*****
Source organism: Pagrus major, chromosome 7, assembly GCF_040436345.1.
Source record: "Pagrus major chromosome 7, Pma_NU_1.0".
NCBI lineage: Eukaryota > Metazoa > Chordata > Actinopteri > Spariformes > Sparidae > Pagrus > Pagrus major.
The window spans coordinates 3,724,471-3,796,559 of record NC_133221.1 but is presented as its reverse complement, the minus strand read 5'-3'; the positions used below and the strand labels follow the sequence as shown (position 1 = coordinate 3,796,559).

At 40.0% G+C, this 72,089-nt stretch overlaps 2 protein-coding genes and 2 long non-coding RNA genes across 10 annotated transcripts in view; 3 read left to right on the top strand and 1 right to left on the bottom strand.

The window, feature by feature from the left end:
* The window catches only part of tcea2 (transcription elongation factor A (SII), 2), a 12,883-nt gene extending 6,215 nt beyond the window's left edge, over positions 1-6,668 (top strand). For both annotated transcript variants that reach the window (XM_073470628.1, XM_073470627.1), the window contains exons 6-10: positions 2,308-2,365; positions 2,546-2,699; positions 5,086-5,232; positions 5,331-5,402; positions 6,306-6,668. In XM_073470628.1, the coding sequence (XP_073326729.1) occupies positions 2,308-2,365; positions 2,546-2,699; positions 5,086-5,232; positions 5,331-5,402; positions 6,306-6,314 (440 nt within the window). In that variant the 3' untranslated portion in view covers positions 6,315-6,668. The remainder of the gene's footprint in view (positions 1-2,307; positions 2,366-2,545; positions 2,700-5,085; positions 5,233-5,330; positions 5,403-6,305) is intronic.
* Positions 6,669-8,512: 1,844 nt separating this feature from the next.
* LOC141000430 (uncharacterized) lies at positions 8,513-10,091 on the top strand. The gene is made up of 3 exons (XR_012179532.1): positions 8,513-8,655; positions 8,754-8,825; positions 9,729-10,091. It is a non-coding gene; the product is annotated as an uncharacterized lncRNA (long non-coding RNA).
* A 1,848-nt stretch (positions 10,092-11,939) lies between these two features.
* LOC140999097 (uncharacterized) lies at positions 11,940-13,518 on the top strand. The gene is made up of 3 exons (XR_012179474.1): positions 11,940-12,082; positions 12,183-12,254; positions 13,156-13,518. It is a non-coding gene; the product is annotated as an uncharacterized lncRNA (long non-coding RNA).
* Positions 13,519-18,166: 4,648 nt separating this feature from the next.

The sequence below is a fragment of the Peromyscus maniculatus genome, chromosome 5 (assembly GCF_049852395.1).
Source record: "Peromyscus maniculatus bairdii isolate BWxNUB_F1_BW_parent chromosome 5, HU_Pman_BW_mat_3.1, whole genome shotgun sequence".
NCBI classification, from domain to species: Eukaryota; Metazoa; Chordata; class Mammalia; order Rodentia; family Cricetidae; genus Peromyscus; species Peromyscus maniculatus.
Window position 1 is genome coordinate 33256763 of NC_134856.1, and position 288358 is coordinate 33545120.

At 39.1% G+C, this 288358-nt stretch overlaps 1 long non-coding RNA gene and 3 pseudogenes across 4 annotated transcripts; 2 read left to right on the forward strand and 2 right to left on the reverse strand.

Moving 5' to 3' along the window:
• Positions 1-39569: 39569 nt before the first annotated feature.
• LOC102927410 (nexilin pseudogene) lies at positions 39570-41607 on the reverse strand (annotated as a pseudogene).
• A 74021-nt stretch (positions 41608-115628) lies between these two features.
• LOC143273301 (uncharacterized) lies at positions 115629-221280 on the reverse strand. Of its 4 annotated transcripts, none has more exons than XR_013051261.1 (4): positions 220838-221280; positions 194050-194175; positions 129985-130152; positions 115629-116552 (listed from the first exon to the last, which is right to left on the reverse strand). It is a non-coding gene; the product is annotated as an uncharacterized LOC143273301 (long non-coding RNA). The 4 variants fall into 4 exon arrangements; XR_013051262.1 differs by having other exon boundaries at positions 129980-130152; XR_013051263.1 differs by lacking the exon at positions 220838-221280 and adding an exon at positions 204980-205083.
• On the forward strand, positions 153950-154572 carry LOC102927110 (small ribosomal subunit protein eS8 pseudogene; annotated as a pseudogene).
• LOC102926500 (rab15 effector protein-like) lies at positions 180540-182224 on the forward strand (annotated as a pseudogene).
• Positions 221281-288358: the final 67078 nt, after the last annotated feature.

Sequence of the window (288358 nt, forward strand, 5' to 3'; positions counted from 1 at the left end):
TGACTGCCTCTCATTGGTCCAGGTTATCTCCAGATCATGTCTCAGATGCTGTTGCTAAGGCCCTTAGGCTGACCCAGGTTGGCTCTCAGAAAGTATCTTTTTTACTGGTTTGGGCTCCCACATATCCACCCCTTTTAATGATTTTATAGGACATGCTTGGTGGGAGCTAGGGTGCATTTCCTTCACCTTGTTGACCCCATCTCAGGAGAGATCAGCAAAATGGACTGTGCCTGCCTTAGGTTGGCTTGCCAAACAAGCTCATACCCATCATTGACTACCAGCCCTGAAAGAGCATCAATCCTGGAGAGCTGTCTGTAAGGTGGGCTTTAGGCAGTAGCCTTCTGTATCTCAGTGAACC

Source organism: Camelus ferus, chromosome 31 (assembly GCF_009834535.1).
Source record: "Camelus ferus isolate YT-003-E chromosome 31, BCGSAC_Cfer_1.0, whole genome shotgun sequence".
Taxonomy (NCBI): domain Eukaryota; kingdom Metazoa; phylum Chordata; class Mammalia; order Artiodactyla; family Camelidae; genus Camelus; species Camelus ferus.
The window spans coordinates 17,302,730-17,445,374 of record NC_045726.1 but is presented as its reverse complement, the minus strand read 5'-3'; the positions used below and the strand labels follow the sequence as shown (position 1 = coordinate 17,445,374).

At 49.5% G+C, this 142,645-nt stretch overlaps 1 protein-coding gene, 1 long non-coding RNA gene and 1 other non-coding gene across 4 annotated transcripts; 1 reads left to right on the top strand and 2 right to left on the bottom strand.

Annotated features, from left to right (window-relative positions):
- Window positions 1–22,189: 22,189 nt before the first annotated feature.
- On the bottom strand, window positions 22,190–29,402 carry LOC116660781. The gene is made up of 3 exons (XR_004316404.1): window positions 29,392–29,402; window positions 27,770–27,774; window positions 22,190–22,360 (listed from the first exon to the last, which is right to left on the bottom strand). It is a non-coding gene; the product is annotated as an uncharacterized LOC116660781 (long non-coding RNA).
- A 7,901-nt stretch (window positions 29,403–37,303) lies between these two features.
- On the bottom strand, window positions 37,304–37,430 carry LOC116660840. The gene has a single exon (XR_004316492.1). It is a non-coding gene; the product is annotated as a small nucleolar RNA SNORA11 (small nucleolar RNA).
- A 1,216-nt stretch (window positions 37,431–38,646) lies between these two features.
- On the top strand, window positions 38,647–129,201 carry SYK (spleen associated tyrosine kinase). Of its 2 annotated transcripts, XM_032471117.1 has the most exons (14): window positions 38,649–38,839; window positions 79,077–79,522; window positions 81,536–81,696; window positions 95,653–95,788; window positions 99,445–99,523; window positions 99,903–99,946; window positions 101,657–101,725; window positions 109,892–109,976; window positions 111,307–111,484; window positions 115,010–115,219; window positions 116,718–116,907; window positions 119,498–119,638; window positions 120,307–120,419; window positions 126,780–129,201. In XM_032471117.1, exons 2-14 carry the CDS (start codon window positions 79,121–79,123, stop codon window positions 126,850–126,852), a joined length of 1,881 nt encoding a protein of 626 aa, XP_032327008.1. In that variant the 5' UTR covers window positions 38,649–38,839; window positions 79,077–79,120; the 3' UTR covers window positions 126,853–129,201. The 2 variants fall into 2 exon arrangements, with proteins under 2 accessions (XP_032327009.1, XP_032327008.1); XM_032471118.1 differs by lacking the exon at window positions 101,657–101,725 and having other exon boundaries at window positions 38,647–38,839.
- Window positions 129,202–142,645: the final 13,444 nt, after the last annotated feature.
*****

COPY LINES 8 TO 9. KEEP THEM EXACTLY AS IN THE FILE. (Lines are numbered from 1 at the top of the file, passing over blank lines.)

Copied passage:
* Positions 6,669-8,512: 1,844 nt separating this feature from the next.
* LOC141000430 (uncharacterized) lies at positions 8,513-10,091 on the top strand. The gene is made up of 3 exons (XR_012179532.1): positions 8,513-8,655; positions 8,754-8,825; positions 9,729-10,091. It is a non-coding gene; the product is annotated as an uncharacterized lncRNA (long non-coding RNA).